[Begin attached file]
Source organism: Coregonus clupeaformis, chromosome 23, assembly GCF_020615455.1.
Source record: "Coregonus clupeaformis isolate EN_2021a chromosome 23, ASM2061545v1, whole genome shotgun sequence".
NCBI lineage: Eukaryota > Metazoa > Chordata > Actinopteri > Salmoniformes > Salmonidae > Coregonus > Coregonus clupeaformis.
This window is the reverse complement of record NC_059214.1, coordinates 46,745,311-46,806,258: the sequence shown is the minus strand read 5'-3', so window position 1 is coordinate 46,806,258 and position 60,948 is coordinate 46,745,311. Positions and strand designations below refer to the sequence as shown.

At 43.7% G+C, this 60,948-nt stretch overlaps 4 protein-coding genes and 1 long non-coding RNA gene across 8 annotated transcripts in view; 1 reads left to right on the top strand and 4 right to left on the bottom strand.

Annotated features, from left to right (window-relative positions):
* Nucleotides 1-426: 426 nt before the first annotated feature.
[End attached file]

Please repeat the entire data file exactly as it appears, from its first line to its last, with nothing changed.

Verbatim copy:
Source organism: Coregonus clupeaformis, chromosome 23, assembly GCF_020615455.1.
Source record: "Coregonus clupeaformis isolate EN_2021a chromosome 23, ASM2061545v1, whole genome shotgun sequence".
NCBI lineage: Eukaryota > Metazoa > Chordata > Actinopteri > Salmoniformes > Salmonidae > Coregonus > Coregonus clupeaformis.
This window is the reverse complement of record NC_059214.1, coordinates 46,745,311-46,806,258: the sequence shown is the minus strand read 5'-3', so window position 1 is coordinate 46,806,258 and position 60,948 is coordinate 46,745,311. Positions and strand designations below refer to the sequence as shown.

At 43.7% G+C, this 60,948-nt stretch overlaps 4 protein-coding genes and 1 long non-coding RNA gene across 8 annotated transcripts in view; 1 reads left to right on the top strand and 4 right to left on the bottom strand.

Annotated features, from left to right (window-relative positions):
* Nucleotides 1-426: 426 nt before the first annotated feature.